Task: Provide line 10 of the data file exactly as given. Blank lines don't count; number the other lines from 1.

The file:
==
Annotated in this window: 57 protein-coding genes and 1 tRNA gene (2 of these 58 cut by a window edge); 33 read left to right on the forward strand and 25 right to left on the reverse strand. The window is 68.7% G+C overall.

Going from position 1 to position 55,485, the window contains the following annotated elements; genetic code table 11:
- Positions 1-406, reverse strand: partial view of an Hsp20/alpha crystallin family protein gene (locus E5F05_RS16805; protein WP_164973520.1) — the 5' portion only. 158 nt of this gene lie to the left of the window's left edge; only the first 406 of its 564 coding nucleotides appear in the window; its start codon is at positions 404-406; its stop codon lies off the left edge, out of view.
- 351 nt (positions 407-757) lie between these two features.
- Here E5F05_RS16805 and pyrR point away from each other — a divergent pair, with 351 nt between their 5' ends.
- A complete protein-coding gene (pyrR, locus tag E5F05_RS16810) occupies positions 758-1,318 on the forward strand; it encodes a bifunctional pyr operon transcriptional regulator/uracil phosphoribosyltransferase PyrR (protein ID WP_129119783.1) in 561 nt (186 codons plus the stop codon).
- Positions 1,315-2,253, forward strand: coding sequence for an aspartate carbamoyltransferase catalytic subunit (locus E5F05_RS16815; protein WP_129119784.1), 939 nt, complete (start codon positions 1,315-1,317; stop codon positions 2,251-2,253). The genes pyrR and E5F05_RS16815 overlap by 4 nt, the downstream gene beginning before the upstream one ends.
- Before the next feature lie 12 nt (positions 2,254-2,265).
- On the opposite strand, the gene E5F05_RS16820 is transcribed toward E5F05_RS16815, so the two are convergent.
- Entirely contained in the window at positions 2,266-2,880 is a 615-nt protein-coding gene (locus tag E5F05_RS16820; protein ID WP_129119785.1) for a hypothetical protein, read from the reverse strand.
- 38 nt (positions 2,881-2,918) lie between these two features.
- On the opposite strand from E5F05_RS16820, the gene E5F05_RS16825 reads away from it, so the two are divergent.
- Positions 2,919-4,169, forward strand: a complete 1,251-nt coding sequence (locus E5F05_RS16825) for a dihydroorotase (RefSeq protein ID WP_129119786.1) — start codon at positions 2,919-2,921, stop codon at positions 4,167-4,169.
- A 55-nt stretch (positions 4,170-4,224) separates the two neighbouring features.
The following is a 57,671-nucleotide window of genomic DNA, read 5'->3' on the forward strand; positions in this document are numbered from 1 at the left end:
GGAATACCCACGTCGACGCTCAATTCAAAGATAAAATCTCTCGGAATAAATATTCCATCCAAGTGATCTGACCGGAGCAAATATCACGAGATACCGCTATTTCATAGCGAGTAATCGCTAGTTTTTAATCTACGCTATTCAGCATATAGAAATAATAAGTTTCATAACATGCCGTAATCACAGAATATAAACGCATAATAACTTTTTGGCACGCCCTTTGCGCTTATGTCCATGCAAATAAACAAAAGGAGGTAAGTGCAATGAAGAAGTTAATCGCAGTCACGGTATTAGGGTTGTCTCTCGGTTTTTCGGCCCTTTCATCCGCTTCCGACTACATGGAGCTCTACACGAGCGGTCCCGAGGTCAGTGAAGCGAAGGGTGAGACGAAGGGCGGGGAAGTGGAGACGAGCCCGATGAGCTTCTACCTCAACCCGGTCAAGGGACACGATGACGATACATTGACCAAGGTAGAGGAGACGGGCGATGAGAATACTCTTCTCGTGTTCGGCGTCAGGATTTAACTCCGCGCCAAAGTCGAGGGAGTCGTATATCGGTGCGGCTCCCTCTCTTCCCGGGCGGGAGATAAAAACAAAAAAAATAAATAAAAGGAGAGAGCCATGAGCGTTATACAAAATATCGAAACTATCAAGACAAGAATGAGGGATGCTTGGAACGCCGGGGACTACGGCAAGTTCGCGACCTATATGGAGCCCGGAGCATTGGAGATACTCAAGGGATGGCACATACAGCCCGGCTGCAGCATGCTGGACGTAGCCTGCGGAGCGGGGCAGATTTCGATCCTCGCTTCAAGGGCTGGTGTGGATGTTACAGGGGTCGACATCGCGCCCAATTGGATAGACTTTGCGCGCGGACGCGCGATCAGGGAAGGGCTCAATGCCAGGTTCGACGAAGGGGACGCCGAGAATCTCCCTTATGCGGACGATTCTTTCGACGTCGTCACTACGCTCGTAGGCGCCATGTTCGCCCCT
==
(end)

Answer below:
- Entirely contained in the window at positions 2,266-2,880 is a 615-nt protein-coding gene (locus tag E5F05_RS16820; protein ID WP_129119785.1) for a hypothetical protein, read from the reverse strand.